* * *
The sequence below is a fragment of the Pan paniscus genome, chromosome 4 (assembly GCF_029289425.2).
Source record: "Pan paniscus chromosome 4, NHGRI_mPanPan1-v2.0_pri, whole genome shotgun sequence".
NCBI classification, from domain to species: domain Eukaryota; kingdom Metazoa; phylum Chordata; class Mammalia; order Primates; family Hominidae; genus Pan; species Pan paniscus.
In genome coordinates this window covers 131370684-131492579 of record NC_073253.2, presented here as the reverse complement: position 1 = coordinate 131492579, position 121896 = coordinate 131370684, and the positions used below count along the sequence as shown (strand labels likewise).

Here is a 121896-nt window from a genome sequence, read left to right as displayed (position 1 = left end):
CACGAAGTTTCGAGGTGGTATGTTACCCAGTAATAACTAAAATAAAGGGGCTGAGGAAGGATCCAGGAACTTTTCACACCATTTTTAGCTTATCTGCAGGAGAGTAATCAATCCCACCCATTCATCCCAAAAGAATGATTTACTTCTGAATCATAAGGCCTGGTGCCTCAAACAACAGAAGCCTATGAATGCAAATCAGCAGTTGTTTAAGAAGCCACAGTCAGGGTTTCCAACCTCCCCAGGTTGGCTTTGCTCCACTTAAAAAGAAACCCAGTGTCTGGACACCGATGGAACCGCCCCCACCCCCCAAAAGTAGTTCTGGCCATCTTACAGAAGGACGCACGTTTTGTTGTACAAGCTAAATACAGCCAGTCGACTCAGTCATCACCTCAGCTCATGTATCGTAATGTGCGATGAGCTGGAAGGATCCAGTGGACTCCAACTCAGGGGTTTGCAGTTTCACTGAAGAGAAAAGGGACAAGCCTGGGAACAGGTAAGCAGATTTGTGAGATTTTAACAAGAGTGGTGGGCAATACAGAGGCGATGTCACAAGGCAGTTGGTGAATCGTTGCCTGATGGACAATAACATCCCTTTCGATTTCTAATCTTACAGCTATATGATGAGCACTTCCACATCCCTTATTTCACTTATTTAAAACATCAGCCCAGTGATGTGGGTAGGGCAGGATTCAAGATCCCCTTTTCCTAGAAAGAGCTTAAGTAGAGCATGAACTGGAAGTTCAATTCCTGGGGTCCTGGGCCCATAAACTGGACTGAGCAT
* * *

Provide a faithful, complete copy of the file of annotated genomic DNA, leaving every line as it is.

The sequence below is a fragment of the Pan paniscus genome, chromosome 4 (assembly GCF_029289425.2).
Source record: "Pan paniscus chromosome 4, NHGRI_mPanPan1-v2.0_pri, whole genome shotgun sequence".
NCBI classification, from domain to species: domain Eukaryota; kingdom Metazoa; phylum Chordata; class Mammalia; order Primates; family Hominidae; genus Pan; species Pan paniscus.
In genome coordinates this window covers 131370684-131492579 of record NC_073253.2, presented here as the reverse complement: position 1 = coordinate 131492579, position 121896 = coordinate 131370684, and the positions used below count along the sequence as shown (strand labels likewise).

Here is a 121896-nt window from a genome sequence, read left to right as displayed (position 1 = left end):
CACGAAGTTTCGAGGTGGTATGTTACCCAGTAATAACTAAAATAAAGGGGCTGAGGAAGGATCCAGGAACTTTTCACACCATTTTTAGCTTATCTGCAGGAGAGTAATCAATCCCACCCATTCATCCCAAAAGAATGATTTACTTCTGAATCATAAGGCCTGGTGCCTCAAACAACAGAAGCCTATGAATGCAAATCAGCAGTTGTTTAAGAAGCCACAGTCAGGGTTTCCAACCTCCCCAGGTTGGCTTTGCTCCACTTAAAAAGAAACCCAGTGTCTGGACACCGATGGAACCGCCCCCACCCCCCAAAAGTAGTTCTGGCCATCTTACAGAAGGACGCACGTTTTGTTGTACAAGCTAAATACAGCCAGTCGACTCAGTCATCACCTCAGCTCATGTATCGTAATGTGCGATGAGCTGGAAGGATCCAGTGGACTCCAACTCAGGGGTTTGCAGTTTCACTGAAGAGAAAAGGGACAAGCCTGGGAACAGGTAAGCAGATTTGTGAGATTTTAACAAGAGTGGTGGGCAATACAGAGGCGATGTCACAAGGCAGTTGGTGAATCGTTGCCTGATGGACAATAACATCCCTTTCGATTTCTAATCTTACAGCTATATGATGAGCACTTCCACATCCCTTATTTCACTTATTTAAAACATCAGCCCAGTGATGTGGGTAGGGCAGGATTCAAGATCCCCTTTTCCTAGAAAGAGCTTAAGTAGAGCATGAACTGGAAGTTCAATTCCTGGGGTCCTGGGCCCATAAACTGGACTGAGCAT